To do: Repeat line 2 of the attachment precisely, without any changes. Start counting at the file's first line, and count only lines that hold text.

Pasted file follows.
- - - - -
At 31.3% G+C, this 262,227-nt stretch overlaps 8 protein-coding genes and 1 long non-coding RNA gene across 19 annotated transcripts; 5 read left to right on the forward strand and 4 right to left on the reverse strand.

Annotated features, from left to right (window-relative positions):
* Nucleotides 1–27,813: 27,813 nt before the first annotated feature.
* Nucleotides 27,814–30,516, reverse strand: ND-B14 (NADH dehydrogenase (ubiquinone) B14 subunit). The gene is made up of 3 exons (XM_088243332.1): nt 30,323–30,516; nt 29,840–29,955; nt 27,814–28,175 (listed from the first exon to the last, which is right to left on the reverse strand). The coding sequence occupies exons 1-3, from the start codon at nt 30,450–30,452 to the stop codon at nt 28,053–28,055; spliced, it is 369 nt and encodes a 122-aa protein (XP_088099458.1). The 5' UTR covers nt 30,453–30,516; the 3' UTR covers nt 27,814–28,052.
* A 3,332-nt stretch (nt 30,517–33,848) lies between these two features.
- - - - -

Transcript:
Annotated features, from left to right (window-relative positions):